Manchester United was the only Premier League team not to use GPS sensor technology while under the guidance of recently sacked Jose Mourinho.
Essential reading: Training sensors for soccer (aka football) players
Professional soccer teams around the world are increasingly using data-tracking technologies for training purposes. The plethora of stats these gadgets churn out can be used to optimize player and team performance, as well as reduce the risk of injury.
More than 1,800 teams, including Ajax, Bayern Munich, Boca Juniors and Chelsea use Catapult Sports PlayerTek sensors. Another big name is Irish GPS firm STATSports. Its monitoring technology is widely used in the Premier league. A recent deal will see STATSport sensors deployed to about 70,000 pitches and 50,000 coaches in China over the next two years.
FIFA is, to this end, looking to establish a global wearables standard. The use of such technology could also open a whole host of possibilities for broadcasting, allowing fans to view in-depth player statistics.
But while GPS sensors are now seen as a key factor in achieving performance objectives on the pitch, it seems ex-Manchester United coach Jose Mourinho was not a fan. In fact, the “Special One” stopped using the tech at the first team level shortly after he arrived at Old Trafford in 2016.
He preferred his staff monitored players fitness by using intuition rather than hard statistics. It was only when his long-time assistant Rui Faria was replaced by Stefan Rapetti at the end of last season, that the team started to re-introduce STATSports technology.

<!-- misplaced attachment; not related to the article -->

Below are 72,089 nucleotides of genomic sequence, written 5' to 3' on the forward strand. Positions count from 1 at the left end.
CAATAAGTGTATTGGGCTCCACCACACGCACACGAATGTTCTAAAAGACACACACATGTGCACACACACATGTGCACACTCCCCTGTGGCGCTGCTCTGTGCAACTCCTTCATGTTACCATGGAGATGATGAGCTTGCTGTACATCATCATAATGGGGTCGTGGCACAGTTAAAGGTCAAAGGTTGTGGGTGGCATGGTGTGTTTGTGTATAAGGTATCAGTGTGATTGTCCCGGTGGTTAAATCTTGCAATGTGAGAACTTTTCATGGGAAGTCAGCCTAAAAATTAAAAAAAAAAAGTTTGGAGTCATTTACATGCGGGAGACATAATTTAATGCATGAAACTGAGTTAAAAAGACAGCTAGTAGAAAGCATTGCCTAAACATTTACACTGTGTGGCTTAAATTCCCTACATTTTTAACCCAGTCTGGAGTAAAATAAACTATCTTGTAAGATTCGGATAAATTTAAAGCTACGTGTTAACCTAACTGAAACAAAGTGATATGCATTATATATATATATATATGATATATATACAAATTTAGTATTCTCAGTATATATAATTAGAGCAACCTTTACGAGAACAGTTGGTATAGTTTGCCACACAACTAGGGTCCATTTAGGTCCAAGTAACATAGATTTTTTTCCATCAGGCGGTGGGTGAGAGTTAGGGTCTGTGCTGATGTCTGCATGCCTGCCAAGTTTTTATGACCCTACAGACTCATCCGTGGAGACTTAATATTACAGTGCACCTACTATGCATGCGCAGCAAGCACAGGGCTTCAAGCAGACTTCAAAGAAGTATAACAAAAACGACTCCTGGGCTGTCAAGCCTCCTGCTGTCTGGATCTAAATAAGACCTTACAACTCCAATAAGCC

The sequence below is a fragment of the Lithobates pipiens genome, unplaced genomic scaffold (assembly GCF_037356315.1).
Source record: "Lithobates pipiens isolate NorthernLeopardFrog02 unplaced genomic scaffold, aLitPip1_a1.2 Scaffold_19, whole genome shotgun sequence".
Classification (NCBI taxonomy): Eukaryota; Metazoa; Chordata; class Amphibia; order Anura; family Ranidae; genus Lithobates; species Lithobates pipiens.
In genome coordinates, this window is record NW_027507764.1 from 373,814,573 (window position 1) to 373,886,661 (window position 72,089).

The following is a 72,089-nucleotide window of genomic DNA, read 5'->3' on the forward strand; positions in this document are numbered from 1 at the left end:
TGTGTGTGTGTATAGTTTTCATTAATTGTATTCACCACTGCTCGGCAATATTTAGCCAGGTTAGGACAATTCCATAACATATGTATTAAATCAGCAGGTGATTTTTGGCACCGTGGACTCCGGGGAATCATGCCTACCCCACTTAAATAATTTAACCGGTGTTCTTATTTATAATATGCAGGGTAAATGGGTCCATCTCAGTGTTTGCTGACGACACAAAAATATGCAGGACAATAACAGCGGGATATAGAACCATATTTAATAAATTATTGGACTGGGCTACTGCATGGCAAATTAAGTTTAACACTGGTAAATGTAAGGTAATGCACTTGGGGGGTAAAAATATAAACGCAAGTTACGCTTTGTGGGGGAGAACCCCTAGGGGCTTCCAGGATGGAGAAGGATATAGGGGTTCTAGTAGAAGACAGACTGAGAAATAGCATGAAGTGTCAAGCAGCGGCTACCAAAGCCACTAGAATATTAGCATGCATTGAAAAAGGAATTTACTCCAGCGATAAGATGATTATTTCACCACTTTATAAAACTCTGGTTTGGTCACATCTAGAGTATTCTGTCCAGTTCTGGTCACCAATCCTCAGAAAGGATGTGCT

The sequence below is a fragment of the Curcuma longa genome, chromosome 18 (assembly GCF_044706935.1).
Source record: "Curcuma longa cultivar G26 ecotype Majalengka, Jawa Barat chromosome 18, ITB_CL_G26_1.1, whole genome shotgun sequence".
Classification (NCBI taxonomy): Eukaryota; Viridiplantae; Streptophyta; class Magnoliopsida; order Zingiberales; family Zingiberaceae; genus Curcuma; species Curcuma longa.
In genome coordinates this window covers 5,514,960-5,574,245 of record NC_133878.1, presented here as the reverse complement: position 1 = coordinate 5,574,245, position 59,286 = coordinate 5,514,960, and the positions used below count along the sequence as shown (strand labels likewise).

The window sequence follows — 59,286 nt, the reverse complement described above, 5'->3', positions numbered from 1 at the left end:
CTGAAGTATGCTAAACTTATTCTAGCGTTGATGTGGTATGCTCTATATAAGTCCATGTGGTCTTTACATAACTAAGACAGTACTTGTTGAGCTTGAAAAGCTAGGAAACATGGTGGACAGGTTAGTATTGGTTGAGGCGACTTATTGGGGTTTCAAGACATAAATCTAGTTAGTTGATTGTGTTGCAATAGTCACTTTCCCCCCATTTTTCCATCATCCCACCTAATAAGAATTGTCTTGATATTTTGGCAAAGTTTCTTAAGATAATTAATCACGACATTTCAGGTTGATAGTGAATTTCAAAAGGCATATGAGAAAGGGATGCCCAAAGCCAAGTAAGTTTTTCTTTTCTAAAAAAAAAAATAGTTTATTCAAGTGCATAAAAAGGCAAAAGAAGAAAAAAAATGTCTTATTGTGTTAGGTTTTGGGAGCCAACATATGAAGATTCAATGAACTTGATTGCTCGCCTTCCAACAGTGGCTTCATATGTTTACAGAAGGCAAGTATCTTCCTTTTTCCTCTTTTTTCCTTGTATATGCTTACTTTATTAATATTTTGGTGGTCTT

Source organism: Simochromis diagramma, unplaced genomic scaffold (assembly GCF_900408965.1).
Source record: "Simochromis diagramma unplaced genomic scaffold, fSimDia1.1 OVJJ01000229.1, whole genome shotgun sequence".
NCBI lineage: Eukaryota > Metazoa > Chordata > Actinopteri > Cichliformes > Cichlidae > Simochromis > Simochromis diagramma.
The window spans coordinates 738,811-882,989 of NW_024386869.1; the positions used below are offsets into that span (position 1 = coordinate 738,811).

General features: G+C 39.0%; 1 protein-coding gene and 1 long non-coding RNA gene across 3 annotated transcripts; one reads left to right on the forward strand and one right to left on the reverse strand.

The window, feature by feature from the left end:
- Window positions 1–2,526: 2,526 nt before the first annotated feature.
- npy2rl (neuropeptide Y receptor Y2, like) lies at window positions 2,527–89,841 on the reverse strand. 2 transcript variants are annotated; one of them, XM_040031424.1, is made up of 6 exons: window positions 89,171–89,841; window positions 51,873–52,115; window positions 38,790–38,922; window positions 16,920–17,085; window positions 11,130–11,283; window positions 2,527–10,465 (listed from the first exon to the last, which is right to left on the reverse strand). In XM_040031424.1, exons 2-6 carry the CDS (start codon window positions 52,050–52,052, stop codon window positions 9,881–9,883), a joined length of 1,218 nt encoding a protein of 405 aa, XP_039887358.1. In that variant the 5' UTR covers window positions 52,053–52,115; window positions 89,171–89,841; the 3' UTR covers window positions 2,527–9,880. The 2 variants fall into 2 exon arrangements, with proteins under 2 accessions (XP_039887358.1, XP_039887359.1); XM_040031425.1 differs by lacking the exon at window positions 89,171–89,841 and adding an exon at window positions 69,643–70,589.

Unfortunately this did not stop Mourinho’s team from having a poor start to the season by their standards. The team has only recently climbed to 6th in the league, but is a massive 19 points behind first-place Liverpool and 15 points behind its long-term rival Manchester City.
The new caretaker manager Ole Gunnar Solskjaer, however, sees the benefit of GPS sensor technology.
“I think it is a great tool for physical coaches and for me as a manager to set parameters on the physical work we do during the week,” he said.
“Obviously we have physical measurements after the games and after that we plan next week’s training again. Getting all the little details you think you can see but don’t really know. All the facts we need, and all the data we get, is really useful in the planning of weekly and monthly training sessions.”
Previously only available to professionals, such technology is increasingly being made available at the amateur level. A range of wearables exist that offer detailed insights on preparation, performance and recovery. Many will tailor the advice to a soccer player’s age, gender, position, and training schedule, and some will even give tips on aspects such as nutrition and sleep.
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